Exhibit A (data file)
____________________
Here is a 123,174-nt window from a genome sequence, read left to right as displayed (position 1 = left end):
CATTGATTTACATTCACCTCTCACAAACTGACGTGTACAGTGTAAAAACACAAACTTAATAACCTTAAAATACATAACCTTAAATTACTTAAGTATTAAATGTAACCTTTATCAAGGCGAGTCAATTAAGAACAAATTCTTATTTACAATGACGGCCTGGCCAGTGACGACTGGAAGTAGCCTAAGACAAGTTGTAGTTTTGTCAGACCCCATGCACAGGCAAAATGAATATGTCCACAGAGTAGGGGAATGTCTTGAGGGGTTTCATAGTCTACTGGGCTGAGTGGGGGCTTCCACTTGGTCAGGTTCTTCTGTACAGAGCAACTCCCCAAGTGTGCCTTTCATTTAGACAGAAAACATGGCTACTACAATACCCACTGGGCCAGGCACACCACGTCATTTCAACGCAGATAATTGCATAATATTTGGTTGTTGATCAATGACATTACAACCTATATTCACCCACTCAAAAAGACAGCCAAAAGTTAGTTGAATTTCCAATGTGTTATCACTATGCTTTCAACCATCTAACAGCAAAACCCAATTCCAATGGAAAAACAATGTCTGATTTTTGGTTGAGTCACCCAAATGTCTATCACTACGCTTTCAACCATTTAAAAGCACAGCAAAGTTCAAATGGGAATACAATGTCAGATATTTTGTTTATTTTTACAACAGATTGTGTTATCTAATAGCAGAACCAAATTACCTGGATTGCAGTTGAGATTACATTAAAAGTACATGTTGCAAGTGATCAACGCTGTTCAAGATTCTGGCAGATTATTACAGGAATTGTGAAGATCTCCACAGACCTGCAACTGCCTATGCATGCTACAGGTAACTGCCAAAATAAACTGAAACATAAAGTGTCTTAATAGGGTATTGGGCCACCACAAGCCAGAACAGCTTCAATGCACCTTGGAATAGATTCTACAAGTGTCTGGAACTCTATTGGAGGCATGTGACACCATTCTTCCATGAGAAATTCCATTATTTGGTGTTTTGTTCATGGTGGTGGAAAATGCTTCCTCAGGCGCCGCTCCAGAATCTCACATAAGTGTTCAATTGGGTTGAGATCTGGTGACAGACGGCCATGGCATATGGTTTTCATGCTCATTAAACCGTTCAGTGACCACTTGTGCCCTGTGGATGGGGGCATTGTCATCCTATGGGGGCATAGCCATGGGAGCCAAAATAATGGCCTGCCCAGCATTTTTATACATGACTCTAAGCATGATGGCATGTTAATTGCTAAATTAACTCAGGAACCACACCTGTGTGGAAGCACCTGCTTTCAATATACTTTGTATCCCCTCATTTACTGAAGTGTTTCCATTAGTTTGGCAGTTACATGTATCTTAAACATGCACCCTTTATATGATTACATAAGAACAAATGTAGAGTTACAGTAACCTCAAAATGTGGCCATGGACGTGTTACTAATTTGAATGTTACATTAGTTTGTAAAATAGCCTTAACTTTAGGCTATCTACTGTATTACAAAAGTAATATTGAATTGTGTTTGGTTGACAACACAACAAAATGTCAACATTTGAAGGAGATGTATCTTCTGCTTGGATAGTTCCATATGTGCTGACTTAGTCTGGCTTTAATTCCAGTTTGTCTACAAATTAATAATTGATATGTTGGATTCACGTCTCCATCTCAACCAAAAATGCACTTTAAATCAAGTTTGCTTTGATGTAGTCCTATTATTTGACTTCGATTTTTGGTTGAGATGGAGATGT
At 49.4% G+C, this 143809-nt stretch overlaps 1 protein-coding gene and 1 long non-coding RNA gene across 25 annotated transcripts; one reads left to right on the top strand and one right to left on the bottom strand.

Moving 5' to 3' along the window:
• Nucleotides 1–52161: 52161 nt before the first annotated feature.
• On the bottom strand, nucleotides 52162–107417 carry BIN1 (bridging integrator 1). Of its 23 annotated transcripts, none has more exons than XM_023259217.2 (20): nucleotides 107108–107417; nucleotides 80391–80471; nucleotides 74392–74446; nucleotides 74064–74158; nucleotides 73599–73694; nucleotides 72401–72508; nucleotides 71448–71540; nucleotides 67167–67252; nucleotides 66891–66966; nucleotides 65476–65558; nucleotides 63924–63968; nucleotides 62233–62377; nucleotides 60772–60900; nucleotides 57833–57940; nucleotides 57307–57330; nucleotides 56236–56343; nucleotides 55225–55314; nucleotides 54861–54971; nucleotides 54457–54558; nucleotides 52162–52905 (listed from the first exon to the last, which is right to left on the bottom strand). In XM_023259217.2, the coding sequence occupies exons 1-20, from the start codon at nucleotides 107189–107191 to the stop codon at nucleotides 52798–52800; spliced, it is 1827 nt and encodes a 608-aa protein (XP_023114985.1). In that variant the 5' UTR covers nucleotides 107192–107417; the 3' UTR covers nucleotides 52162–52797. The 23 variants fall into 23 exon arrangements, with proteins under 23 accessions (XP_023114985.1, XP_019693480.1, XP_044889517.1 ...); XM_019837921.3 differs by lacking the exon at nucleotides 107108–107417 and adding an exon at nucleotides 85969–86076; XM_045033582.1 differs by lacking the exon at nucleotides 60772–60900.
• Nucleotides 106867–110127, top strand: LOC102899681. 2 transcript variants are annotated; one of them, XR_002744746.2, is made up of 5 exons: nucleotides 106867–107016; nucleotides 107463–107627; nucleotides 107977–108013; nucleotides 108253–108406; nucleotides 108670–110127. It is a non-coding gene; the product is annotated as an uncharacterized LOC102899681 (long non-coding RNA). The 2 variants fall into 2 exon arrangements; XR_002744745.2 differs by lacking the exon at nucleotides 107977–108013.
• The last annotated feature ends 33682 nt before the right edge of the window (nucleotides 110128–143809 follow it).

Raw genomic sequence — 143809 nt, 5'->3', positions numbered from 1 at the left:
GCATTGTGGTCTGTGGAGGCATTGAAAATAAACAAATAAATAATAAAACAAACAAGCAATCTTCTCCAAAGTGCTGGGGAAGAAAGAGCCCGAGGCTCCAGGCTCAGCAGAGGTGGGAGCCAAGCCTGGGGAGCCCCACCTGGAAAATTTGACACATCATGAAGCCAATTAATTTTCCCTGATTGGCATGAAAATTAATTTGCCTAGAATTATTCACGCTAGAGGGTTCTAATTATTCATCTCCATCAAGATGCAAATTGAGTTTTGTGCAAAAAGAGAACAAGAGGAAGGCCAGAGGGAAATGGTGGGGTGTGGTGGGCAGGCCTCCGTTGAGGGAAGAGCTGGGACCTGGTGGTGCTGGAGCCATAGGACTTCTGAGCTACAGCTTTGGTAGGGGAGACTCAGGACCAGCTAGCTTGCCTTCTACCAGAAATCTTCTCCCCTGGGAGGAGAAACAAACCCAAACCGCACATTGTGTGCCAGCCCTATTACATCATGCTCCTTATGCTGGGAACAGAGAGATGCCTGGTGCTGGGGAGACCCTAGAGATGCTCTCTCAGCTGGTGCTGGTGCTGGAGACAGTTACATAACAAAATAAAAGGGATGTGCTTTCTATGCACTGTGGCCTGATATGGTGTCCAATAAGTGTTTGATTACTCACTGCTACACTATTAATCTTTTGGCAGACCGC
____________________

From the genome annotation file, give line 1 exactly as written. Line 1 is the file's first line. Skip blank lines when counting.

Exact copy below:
Here is a 123,174-nt window from a genome sequence, read left to right as displayed (position 1 = left end):